Tuesday, July 27, 2010
Paris is not just about the the Champs Elysee, the Eiffel Tower or the Louvre. Paris is also about great parks and interesting walks. One of my new favorites is La Promenade Plantée (AKA la Coulée Verte) which was the idea of a certain Philippe Mathieux and Jacques Vergely, who turned over the former railway track which connected the Place de la Bastille to Varenne-Saint-Maur. The result was a fantastic green space combining wild vegetation and a modern cultured garden of 6.5 hectacres taking you across the 12th district all the way to the Bois de Vincennes (another one of my favorite picnic spots). Underneath the former elevated track are the arcades (Viaduc des Arts), which are now occupied by various specialty boutiques.
Wednesday, July 21, 2010
Paris can sometimes seem daunting if you are traveling with children. After long days wandering around museums and eating fancy French food, why not treat your kids to a fun day or evening out?
The Fête des Tuileries happens every July and August at the Jardin des Tuileries (the big park between the Louvre and Place de la Concorde). The fun, carnival atmosphere has taken place every summer for more than 20 years and will go until the 22nd of August. There are plenty of rides and games (and don't forget the candy floss - aka barbe a papa or cotton candy!) to keep the entire family occupied. You can either pay per ride or get a pass for 28€ which gives you access to all eighteen rides and is good for the entire time the fair is going on. My favorite ride is the carousel which has an amazing view of Paris once you get to the top. Whether you are young or old, its sure that you will have a good time at the fair!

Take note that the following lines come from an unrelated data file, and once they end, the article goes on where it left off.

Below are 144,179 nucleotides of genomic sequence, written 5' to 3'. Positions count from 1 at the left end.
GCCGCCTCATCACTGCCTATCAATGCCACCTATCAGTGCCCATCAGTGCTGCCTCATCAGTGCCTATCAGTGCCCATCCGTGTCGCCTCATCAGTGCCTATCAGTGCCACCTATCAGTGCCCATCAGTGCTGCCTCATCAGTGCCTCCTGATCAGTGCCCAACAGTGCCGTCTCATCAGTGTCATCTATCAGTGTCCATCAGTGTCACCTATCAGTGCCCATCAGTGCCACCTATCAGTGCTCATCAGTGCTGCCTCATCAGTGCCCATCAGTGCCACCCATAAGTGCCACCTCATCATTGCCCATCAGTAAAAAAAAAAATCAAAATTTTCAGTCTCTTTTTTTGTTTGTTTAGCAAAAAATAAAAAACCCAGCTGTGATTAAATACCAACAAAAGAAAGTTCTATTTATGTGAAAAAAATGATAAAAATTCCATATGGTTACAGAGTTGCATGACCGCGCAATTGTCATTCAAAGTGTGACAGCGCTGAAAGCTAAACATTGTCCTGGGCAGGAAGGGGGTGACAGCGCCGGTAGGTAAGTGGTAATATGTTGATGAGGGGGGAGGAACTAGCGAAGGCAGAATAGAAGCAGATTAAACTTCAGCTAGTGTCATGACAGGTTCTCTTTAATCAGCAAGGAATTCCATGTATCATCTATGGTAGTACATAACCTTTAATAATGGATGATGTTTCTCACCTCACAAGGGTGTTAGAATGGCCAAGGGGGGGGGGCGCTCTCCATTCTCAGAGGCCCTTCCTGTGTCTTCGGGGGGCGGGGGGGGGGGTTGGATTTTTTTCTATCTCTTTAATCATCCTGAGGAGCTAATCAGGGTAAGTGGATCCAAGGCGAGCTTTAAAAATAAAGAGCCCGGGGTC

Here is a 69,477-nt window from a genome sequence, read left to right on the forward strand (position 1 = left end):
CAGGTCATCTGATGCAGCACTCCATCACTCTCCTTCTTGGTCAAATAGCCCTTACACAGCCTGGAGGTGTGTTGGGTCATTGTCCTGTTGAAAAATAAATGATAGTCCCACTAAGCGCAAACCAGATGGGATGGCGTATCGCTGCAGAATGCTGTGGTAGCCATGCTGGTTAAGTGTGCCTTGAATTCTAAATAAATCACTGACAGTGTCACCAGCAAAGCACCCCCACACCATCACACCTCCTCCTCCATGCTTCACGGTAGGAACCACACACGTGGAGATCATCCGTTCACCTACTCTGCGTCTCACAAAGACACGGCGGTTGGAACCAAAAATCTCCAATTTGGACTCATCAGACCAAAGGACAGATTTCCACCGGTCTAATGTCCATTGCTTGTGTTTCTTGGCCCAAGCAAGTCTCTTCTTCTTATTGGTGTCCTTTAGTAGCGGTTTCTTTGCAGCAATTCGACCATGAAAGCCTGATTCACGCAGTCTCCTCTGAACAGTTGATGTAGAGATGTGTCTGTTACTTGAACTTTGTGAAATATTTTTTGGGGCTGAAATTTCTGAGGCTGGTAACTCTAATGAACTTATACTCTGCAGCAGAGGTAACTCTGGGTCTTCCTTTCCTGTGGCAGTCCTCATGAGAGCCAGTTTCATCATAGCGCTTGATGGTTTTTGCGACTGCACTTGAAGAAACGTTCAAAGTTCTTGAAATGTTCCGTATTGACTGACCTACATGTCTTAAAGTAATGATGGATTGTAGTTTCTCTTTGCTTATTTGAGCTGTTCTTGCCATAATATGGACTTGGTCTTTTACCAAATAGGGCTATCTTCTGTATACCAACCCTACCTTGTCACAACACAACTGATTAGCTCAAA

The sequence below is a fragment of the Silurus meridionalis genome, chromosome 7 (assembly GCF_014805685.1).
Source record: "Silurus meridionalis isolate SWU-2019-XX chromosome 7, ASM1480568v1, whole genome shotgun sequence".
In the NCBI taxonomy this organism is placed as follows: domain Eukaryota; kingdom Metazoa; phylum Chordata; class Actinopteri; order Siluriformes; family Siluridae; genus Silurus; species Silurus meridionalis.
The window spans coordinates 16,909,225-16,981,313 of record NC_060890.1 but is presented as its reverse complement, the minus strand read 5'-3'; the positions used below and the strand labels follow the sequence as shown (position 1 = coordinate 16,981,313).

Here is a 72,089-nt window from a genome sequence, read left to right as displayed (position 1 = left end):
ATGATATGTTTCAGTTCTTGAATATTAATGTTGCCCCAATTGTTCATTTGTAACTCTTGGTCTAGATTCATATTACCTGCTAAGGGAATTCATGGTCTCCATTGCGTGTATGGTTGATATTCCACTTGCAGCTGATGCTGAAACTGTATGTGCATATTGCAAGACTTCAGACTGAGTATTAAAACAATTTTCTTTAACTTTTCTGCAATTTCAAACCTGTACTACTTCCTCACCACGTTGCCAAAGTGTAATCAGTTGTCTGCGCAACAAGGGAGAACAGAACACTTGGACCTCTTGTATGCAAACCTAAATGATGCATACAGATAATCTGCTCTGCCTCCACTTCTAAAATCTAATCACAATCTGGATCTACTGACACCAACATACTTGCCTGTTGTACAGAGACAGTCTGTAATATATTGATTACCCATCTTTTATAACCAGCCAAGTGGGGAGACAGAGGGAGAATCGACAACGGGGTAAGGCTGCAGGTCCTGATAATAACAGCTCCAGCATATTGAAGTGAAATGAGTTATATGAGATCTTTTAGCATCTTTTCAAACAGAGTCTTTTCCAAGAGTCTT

What: Fête des Tuileries
When: 26 June - 22 August
Where: Metro Tuileries or Concorde
photo credits: Stacey Pedersen Photography
Friday, July 16, 2010
Whenever Paris starts to get warm and sunny, Parisians flock to terraces and parks to take advantage of the nice weather. Nighttime is no exception. One of my favorite ways to spend a summer evening outdoors is going to the “Cinéma en Plein Air”, or the open air cinema at the Parc de la Villette. As the name suggests, it is an outdoor film festival held during July and August. Every year there is a theme, and this year’s coincides with the fact that this is the 20th anniversary of the festival; the choice of films this year tries to capture the magic, passion, curiosity and rebelliousness of youth (some of the films this year include L'Auberge espagnole (Cédric Klapisch), Cry Baby (John Waters), Juno (Jason Reitman), Les Etrangers (Eskil Vogt), Simple Men (Hal Hartley), Persepolis (Marjane Satrapi), Vicky, Cristina, Barcelona (Woody Allen), and of course Grease (Randal Kleiser)). There is no charge to attend the festival and the films are shown in “VO” which means that the film is shown in the original language it was filmed in, with French subtitles if necessary. The projections start after sundown but most people get there much earlier to have picnics with their friends and to make sure they get a good spot.
What: Cinéma en Plein Air
Where: Parc de la Villette
211, Avenue Jean Jaures
Metro: Porte de Pantin
Bus: 75, 151, PC2, PC3
When: 17 July – 22 August 2010, at sundown (view sunset times HERE)